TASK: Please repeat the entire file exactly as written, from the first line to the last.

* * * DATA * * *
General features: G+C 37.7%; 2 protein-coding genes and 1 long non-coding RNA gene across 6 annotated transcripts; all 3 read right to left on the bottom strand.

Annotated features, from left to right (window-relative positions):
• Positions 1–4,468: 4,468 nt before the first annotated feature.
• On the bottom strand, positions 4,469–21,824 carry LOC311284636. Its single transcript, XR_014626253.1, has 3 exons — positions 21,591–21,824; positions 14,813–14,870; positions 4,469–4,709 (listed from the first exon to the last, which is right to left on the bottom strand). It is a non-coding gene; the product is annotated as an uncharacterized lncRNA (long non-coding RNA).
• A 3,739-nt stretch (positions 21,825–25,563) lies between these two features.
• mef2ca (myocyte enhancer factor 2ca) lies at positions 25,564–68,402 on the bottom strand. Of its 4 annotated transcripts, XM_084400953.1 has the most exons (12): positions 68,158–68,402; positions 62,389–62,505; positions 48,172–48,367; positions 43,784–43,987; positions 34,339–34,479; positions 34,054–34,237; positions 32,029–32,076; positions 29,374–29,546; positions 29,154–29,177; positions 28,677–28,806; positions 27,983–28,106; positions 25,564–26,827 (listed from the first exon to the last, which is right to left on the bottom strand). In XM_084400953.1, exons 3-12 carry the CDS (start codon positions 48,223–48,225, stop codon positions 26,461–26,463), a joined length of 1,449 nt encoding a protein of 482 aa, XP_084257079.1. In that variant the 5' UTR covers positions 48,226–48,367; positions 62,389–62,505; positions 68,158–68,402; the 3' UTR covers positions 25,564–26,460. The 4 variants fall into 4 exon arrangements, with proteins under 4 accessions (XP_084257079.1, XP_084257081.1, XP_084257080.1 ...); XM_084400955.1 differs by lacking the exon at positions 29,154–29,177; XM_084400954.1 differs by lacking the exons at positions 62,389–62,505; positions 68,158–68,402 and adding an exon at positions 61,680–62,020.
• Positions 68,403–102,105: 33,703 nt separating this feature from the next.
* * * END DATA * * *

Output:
General features: G+C 37.7%; 2 protein-coding genes and 1 long non-coding RNA gene across 6 annotated transcripts; all 3 read right to left on the bottom strand.

Annotated features, from left to right (window-relative positions):
• Positions 1–4,468: 4,468 nt before the first annotated feature.
• On the bottom strand, positions 4,469–21,824 carry LOC311284636. Its single transcript, XR_014626253.1, has 3 exons — positions 21,591–21,824; positions 14,813–14,870; positions 4,469–4,709 (listed from the first exon to the last, which is right to left on the bottom strand). It is a non-coding gene; the product is annotated as an uncharacterized lncRNA (long non-coding RNA).
• A 3,739-nt stretch (positions 21,825–25,563) lies between these two features.
• mef2ca (myocyte enhancer factor 2ca) lies at positions 25,564–68,402 on the bottom strand. Of its 4 annotated transcripts, XM_084400953.1 has the most exons (12): positions 68,158–68,402; positions 62,389–62,505; positions 48,172–48,367; positions 43,784–43,987; positions 34,339–34,479; positions 34,054–34,237; positions 32,029–32,076; positions 29,374–29,546; positions 29,154–29,177; positions 28,677–28,806; positions 27,983–28,106; positions 25,564–26,827 (listed from the first exon to the last, which is right to left on the bottom strand). In XM_084400953.1, exons 3-12 carry the CDS (start codon positions 48,223–48,225, stop codon positions 26,461–26,463), a joined length of 1,449 nt encoding a protein of 482 aa, XP_084257079.1. In that variant the 5' UTR covers positions 48,226–48,367; positions 62,389–62,505; positions 68,158–68,402; the 3' UTR covers positions 25,564–26,460. The 4 variants fall into 4 exon arrangements, with proteins under 4 accessions (XP_084257079.1, XP_084257081.1, XP_084257080.1 ...); XM_084400955.1 differs by lacking the exon at positions 29,154–29,177; XM_084400954.1 differs by lacking the exons at positions 62,389–62,505; positions 68,158–68,402 and adding an exon at positions 61,680–62,020.
• Positions 68,403–102,105: 33,703 nt separating this feature from the next.